Atlanta, GA (404) 885-1400

Albany, GA (229) 431-3036 

Brunswick, GA (912) 280-9662

Journal

  • Home
  • Blog
  • Impact of Detention by Immigration and Customs Enforcement on Workers' Compensation...

Impact of Detention by Immigration and Customs Enforcement on Workers' Compensation Benefits

December 04, 2017 BY Lauren Julian

fotolia_134913346.jpg

With the increasing focus on illegal immigration in our current political climate one issue that employers and insurers are likely to encounter is what happens to an illegal alien claimant’s temporary total disability in the event of detainment by the United States Bureau of Immigrations and Customs Enforcement (ICE). A simple review of the news reflects increasing action to crackdown on identifying and deporting illegal immigrants. Thus, an understanding of how an immigration detention affects workers’ compensation benefits is of the upmost importance. 


Typically, an illegal alien is identified by the Bureau of Immigrations and Customs Enforcement through his or her arrest by local police officials on a criminal charge. An immigration hold will be added to the claimant’s booking sheet and the individual will be transferred into the custody of the Bureau of Immigrations and Customs Enforcement and transported to a Bureau of Immigrations and Customs Enforcement holding facility while awaiting a removal proceeding or ‘Master Hearing’ before an Immigration Judge. While an illegal alien in immigration custody could be eligible for release on bond, often times an illegal alien will not be released because of an arrest or conviction of certain types of offenses. In most cases, the Master Hearing takes precedent over the criminal charges and frequently, although an illegal alien claimant may be identified through an arrest, the claimant is never seen by a Judge for the criminal charges. Consequently, the criminal charges remain pending as there is never an adjudication of guilt.


As has been well established, an illegal alien worker is eligible to receive workers’ compensation benefits under the Georgia Workers’ Compensation Act. Wet Walls, Inc. v. Ledezma, 266 Ga. App. 685, 598 S.E.2d 60 (2004). Upon the arrest and incarceration of a claimant receiving workers’ compensation indemnity benefits, the employer and insurer may wish to suspend the benefits. However, Georgia law has very clear guidelines addressing when an employer or insurer can unilaterally suspend indemnity benefits. In particular, the Georgia Court of Appeals has held that if a claimant who is receiving temporary total disability benefits becomes incarcerated prior to a conviction of a crime, then the claimant is entitled to continue to receive weekly temporary total disability benefits. Howard v. Scott House. Sys., 180 Ga. App. 690 (1986).   Incarceration, standing alone, is not a valid ground for termination of workers’ compensation disability benefits. This rule is essential to protect the injured worker’s right of due process under the law.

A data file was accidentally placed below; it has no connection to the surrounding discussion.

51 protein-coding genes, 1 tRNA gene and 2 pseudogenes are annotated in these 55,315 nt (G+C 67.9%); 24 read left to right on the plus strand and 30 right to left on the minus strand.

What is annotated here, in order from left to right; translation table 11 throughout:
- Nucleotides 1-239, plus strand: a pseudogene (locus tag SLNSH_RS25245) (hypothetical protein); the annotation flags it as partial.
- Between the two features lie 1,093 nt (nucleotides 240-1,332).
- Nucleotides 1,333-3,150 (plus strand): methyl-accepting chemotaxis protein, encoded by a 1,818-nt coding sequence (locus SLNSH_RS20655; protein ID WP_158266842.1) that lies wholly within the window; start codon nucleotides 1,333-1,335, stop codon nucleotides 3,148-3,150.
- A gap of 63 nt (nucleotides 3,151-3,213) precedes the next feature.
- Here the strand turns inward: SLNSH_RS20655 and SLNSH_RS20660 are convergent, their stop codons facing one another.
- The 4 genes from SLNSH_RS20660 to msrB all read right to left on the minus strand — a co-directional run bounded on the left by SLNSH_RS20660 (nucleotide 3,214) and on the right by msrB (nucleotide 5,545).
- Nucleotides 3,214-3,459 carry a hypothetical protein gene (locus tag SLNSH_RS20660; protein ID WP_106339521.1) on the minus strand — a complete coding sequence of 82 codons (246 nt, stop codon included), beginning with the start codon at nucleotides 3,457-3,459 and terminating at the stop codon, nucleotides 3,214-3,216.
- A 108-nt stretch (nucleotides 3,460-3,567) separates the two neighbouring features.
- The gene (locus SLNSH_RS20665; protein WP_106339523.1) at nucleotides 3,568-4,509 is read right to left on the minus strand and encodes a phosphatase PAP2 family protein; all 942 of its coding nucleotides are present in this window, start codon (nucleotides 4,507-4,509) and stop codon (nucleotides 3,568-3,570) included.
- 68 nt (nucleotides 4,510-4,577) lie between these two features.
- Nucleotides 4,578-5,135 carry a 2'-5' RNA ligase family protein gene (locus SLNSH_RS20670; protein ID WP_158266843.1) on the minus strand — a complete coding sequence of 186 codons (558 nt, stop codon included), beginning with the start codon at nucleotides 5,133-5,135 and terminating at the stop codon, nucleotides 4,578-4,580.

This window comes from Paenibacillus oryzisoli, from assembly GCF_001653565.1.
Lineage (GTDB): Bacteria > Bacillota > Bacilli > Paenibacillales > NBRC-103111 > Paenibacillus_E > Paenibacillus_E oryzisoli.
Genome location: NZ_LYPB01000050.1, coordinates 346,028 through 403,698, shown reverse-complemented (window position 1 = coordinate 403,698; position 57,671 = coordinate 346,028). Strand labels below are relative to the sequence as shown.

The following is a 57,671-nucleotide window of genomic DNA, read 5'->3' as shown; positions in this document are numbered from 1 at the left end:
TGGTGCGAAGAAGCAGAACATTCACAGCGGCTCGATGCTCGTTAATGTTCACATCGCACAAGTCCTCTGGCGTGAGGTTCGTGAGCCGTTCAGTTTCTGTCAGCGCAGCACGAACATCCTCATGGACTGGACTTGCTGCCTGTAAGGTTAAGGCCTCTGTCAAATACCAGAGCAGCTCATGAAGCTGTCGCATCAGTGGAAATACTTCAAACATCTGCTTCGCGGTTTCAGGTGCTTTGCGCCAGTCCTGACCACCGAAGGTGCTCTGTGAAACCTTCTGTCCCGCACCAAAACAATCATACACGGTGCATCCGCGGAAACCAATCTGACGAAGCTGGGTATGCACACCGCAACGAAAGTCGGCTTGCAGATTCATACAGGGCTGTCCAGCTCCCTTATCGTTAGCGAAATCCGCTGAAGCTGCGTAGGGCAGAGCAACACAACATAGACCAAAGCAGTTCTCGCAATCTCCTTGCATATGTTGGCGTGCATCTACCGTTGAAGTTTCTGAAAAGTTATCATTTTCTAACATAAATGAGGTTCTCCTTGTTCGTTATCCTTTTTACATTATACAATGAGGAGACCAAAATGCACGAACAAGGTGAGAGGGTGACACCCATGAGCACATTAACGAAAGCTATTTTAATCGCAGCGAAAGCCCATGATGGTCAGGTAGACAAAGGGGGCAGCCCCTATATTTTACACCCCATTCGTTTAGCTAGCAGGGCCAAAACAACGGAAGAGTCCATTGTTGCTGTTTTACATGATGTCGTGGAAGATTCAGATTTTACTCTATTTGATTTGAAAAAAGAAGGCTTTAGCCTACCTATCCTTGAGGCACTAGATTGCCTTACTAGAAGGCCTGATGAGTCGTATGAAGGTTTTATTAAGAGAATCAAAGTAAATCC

Although the issue before the Court of Appeals in Howard did not specifically involve a detention by the Bureau of Immigration and Customs Enforcement, the holding is consistent with a 2014 decision of the Appellate Division of New York, Third Judicial Department, where the Court found that the claimant was eligible for workers’ compensation benefits during his immigration confinement. Islam v. BD Constr. & Bldg., 116 A.D.3d 1174, 984 N.Y.S.2d 196 (3d Dep’t 2014). In particular, the Appellate Division of New York found that the benefits were required to be continued because the immigration detainment was civil and non-punitive in nature. Id.